In the final image, although I used several filters and layers, the two biggest functions I give credit to Luminar 2018 are the Sun Rays Filter and the ability to edit in Photoshop within Luminar. The photoshop part was crucial for removing the road. I found the asphalt distracting to the perfect expression of interest and curiosity of this elephant. And then the sun rays filter. It helped me really achieve that look of dawn and I loved how intuitive it was. As you move/place the sun center around it knew when it was behind objects or in front of objects and you saw how the rays affected the rest of the image in real time. All the customization available (from warmth to length/amount of rays/penetration of rays, etc.) helped this sun be a nice gentle kiss rising over the mountain in the frame.
First Impressions: Cons
Now, I’m not the type to review something and only ever talk about the good and mask any troubles. I don’t think that’s fair or honest and here at Photofocus, we like to provide you with fair and honest coverage of everything we review. Truthfully there are a few things I don’t like about the software.
One of the major things I don’t like about Luminar 2018 is its flexibility. Yeah. You read that right. It’s a direct contradiction to the first point I have on my Pro’s list of liking how flexible Luminar 2018 is. Like many things in this world, I find this feature both good and bad. While it’s awesome that it can fit lots of different workflows, I also find it leaves me confused on what the best workflow for me is. It’s so open-ended and as a person who likes things like lists, directions, and concrete steps to get from A to B, I find it puts me in territory that makes me sometimes second guess myself.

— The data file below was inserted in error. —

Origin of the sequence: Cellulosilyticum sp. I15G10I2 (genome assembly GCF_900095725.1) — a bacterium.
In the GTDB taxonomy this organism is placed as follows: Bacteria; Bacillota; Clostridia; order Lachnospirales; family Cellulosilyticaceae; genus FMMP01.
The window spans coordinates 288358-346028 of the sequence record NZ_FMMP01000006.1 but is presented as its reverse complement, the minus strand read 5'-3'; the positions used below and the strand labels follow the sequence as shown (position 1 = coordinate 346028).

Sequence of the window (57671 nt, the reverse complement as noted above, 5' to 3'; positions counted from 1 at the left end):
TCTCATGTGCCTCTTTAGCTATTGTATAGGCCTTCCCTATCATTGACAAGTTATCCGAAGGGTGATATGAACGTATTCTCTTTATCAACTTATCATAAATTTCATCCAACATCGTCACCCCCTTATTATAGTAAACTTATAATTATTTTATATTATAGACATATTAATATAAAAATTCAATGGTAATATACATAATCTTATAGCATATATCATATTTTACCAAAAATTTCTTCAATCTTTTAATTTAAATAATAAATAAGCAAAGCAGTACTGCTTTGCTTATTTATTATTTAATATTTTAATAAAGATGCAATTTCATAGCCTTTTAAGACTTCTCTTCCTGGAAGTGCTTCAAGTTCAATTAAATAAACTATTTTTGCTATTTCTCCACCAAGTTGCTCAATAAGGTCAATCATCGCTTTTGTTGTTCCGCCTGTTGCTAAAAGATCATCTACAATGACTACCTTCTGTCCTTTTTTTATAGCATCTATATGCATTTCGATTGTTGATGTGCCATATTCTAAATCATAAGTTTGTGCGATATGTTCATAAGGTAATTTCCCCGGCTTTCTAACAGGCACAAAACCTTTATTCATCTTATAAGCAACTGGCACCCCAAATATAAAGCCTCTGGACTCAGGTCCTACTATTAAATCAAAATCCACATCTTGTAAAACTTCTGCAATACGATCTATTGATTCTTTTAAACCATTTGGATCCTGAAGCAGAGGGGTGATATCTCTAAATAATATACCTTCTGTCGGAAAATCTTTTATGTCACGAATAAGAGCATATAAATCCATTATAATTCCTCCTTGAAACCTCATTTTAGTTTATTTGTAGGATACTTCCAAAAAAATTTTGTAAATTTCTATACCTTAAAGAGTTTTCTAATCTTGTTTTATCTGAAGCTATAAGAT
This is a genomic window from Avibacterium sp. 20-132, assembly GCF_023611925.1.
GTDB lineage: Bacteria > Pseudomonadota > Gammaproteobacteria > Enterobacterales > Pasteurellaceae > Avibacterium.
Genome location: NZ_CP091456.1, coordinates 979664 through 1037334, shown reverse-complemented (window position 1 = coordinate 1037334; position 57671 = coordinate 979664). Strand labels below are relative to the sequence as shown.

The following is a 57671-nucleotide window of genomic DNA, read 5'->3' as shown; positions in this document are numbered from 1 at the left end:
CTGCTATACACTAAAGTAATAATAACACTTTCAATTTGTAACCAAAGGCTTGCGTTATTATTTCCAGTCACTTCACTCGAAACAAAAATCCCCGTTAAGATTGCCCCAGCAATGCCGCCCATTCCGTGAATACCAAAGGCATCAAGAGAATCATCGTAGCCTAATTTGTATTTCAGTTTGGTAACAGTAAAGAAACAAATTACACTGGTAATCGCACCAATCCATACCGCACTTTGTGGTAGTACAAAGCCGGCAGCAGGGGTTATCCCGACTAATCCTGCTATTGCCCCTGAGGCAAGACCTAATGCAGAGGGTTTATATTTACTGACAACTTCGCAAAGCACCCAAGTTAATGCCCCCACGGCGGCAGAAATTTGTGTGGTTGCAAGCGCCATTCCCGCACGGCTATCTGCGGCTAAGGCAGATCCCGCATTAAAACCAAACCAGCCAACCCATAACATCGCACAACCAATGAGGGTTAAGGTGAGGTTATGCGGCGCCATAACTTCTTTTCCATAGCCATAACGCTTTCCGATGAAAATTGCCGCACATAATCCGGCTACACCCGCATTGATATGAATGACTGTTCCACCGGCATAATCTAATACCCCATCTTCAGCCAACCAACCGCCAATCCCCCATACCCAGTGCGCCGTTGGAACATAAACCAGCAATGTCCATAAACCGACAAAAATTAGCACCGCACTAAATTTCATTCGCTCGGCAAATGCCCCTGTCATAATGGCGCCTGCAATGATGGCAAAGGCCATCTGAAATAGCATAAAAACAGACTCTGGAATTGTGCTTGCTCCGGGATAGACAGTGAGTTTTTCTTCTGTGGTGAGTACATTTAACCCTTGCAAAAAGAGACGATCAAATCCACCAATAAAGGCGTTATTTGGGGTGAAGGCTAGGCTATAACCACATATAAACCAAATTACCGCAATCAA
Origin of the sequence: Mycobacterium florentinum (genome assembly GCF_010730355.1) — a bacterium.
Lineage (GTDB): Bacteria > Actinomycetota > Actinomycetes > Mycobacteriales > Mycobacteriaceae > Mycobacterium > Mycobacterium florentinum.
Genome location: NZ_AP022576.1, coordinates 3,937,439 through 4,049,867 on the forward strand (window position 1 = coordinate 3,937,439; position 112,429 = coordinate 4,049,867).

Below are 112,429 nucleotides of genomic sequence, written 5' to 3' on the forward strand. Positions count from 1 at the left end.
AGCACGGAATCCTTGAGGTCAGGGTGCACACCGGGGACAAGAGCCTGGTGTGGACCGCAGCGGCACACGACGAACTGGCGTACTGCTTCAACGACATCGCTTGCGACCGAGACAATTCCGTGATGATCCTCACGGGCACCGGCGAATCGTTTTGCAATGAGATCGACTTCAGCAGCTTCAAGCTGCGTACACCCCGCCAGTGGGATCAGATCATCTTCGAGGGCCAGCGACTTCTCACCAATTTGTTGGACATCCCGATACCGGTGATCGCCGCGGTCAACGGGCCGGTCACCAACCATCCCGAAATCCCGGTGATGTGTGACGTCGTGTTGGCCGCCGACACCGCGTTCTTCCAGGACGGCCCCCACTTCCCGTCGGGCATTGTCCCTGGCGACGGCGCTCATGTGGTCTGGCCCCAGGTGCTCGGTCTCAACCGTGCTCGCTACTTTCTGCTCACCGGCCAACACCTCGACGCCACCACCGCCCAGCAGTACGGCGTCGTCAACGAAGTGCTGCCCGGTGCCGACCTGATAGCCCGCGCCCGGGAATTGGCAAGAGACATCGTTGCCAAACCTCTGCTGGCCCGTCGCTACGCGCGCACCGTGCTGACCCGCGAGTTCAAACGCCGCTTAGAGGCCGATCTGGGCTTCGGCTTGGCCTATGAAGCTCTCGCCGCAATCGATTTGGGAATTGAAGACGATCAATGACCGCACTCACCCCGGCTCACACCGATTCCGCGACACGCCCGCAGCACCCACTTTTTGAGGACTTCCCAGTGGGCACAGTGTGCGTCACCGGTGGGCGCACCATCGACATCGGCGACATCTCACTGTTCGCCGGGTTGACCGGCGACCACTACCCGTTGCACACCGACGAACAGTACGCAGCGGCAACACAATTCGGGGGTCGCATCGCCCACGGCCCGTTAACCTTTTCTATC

This flexibility extends into things like “should I just open the image and just start adding filters?” “Should I put filters on individual layers?” “How often should I be using the blend modes vs. just playing around with the fine tune options of each filter?” and so on and so forth. This is also known to other Type A personalities such as mine as “analysis paralysis”.
The most frustrating thing for me about this flexibility is that some of the functionality appears different depending on which way you’re using Luminar 2018. While it has third-party plug-in ability, I seem to only be able to have access to that function when I use it as a stand alone and not with Lightroom.
This disparity of what’s available based on how I’m accessing the software even further leaves me with the conundrum of how to use the software as I think one of the unique features about it is that it allows for the third party plug-in and Photoshop use…but only if I were to completely change my workflow of over a decade where I organize and do all my main editing in Lightroom.
For now, I’m going to continue to use the software on a specialized photo basis. I’d probably use it more if the same functionality was retained via Lightroom but I don’t see myself changing my entire workflow and methodology just to utilize the software at this point. I’m going to continue to search for answers about the disparity and submit to Macphun/Skylum to patch the functionality in future versions because it would open quite a lot of doors for photographers who do their main work out of Lightroom.